Get Healthy Carson City: Zika virus a concern, especially for travelers |

Get Healthy Carson City: Zika virus a concern, especially for travelers

Cortney Bloomer
Carson City Health and Human Services

This column appears in the Nevada Appeal Wednesday health pages. It addresses topics related to the health of our community.

If you’ve been following the news recently, you’ve probably heard reports of an outbreak of a virus called Zika that’s taking place in Central and South America. Should you be concerned?

While those who have traveled or plan to travel to areas where the outbreak is taking place — Mexico, Central America and South America, and a large swath of the Caribbean — have risk for exposure to the virus, those of us at home here in Northern Nevada are at low risk. Why? The two species of mosquito responsible for spreading the virus are not found in our region.

Zika virus is transmitted to people primarily through the bite of an infected Aedes aegypti or Aedes albopictus mosquito. Mosquitoes become infected when they bite a person already infected with the virus. Infected mosquitoes can then spread the virus to other people through bites. In the United States, the two types of mosquitoes that spread Zika are found mainly in the Southeast and in a few sporadic areas of the Southwest. The range of A. albopictus stretches farther up the eastern seaboard and into the Midwest. Neither are found in Nevada.

Dustin Boothe, an epidemiologist with Carson City Health and Human Services, had this to say about Zika:

“We are closely monitoring the Zika virus situation that is currently impacting several parts of the world. The type of mosquito that can spread this virus and others is not normally found in our area, however we do treat for mosquitos in know problems areas, such as wetlands, pastures and storm drains in Carson City.” Boothe also had a message for Carson City residents who may be traveling to Zika-infected areas. “If you are traveling to areas that have Zika, please protect yourself by wearing long-sleeved shirts and long pants, use EPA-registered insect repellents, and stay in places with air conditioning or that have window and door screens.”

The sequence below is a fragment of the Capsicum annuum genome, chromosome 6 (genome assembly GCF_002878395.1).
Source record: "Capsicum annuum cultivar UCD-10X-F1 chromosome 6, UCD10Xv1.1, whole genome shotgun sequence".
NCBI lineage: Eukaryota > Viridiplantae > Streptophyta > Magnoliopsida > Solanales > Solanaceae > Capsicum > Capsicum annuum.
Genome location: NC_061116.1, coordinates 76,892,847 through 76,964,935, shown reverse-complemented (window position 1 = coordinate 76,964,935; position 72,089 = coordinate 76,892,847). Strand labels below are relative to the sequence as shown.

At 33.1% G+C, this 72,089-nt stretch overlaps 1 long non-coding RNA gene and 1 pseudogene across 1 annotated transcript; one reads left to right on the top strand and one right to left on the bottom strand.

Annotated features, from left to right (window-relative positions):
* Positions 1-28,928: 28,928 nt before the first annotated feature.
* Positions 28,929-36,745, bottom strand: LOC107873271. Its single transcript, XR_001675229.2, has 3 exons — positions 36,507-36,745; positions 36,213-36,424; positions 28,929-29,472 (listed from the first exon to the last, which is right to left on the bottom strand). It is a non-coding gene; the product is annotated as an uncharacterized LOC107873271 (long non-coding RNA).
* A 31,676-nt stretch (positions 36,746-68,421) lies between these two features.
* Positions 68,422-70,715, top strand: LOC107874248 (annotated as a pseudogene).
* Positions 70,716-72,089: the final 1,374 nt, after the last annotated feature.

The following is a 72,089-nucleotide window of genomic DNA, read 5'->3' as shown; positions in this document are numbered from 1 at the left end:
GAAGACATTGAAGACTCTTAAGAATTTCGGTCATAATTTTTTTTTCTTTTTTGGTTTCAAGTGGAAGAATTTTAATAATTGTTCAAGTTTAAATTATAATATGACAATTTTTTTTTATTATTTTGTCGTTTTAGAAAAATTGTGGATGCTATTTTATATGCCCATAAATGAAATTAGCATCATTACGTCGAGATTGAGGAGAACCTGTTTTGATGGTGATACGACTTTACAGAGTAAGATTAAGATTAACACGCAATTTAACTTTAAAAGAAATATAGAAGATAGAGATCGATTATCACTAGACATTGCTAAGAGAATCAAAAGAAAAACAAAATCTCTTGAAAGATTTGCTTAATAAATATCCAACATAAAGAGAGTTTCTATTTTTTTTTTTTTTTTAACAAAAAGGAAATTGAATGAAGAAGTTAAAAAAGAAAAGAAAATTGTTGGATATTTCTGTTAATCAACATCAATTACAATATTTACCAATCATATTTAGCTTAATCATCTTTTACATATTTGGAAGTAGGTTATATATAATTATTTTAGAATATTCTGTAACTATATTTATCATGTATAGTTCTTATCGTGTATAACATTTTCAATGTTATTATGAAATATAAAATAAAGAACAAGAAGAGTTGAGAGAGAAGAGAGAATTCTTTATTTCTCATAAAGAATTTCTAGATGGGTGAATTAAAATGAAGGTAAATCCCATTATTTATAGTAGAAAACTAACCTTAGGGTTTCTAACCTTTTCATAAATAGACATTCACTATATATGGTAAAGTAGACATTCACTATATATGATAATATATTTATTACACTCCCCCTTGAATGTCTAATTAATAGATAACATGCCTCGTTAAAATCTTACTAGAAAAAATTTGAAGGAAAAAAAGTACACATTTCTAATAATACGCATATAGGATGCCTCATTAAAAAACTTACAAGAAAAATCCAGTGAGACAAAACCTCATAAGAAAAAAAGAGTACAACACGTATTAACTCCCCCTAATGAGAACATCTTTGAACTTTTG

In addition to being spread through the bite of an infected mosquito, Zika virus can be spread by a man to his sex partners. Because Zika has been linked to birth defects, including microcephaly, it’s important to take steps to prevent Zika if you’re pregnant or trying to become pregnant. If you have a male partner who lives in or has traveled to an area with Zika, protect your unborn baby by abstaining from sex or, if you do have sex, use a condom the right way each and every time during your pregnancy. Condoms can also help prevent getting HIV and other sexually transmitted diseases.

While most people infected with Zika experience only mild symptoms, the risk for unborn babies is much higher. If you’re concerned you may have become infected with Zika, contact your healthcare provider. To learn more about Zika virus, visit For more information about other Health Department services, check out our website at or “like” us on Facebook at